The Middle School advisory program incorporates conversations about identity development, familiarizes students with common cultural identifiers, and building a positive self image. Our Middle School Multicultural Team facilitates activities that allow for a more intentional and specific focus for conversations about identity. Students have the opportunity to question how they interact with others who are different from themselves and explore ways in which they can work to better the school community as a whole. In addition, a cultural competency curriculum is integrated into advisory beginning in Grade 6.
Pingry’s Diversity, Equity, Inclusion, and Belonging (DEIB) Department includes Multicultural Team Coordinators, Affinity Group Facilitators, and dedicated DEIB roles. Altogether, this team is made up of approximately 40 faculty and staff members who are deliberate and intentional in their efforts to guide the Pingry community in achieving the goals outlined in the School's Mission Statement of Diversity and Inclusion. At Pingry, this work is not optional. The acquisition of cultural competency skills is required of all.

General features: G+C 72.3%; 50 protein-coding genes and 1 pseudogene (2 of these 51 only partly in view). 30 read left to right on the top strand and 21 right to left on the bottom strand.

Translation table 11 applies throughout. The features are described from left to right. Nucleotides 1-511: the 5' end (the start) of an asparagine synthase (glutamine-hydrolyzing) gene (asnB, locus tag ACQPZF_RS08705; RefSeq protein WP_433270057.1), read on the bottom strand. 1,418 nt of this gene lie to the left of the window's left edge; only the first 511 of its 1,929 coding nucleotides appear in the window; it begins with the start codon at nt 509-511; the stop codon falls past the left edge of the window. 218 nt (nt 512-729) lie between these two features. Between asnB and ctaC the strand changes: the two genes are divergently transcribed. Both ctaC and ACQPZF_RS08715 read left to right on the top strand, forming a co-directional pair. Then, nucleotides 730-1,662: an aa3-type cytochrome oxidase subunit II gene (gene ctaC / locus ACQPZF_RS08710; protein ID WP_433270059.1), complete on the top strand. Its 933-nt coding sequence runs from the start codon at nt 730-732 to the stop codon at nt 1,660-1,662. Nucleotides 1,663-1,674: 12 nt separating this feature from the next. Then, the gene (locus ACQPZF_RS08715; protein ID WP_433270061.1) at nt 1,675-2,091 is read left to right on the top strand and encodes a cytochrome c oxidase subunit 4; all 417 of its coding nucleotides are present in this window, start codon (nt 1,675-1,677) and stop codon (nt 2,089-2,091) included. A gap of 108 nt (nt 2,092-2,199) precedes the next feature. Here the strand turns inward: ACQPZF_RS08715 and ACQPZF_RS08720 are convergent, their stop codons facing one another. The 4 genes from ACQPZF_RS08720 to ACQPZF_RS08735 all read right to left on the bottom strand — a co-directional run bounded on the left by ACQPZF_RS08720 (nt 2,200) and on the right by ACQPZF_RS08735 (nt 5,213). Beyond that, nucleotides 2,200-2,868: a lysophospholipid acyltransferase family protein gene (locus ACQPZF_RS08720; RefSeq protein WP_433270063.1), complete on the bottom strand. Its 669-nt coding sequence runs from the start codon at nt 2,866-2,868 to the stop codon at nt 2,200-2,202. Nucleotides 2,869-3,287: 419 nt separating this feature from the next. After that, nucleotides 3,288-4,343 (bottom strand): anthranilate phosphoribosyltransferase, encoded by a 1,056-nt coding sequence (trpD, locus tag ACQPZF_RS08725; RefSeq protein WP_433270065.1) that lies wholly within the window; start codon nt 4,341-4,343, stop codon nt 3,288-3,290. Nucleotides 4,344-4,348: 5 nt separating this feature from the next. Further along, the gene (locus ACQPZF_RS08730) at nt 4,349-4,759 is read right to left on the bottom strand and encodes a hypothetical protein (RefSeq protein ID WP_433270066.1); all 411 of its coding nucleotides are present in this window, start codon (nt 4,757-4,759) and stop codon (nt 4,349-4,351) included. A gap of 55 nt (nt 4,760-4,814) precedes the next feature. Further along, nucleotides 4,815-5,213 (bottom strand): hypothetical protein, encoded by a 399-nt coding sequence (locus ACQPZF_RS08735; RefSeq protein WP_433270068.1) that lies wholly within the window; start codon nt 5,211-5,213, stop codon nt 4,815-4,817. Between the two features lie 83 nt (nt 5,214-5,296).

Programming that promotes cultural competency for students within the Pingry community is developed and implemented through the leadership of the Diversity, Equity, Inclusion, and BelongingDepartment in partnership with the Multicultural Team Coordinators at the Lower and Middle Schools. Upper School programming is led by the DEIB Department. The goal in developing training and other programming is to foster an open and inclusive environment for students, parents, and caregivers.
In the Upper and Middle Schools, a team of Affinity Group leaders facilitates discussion-based curriculum for students in Grades 6-8 and 9-12.
In partnership, Pingry’s Head of School and the Diversity, Equity, Inclusion, and BelongingDepartment oversee the systematic and organized approach to increased cultural competency within the K-12 school community.
- Diversity, Equity, Inclusion, and Belonging Leadership Team
- Board of Trustees Diversity, Equity, Inclusion, and Belonging Committee (chartered in 2021)
- Antiracism Task Force
- Gilberto Olvera P '29, ‘33, Director of Diversity, Equity, and Inclusion
- Alexa Lopez, Upper School Assistant Director of Diversity, Equity, and Inclusion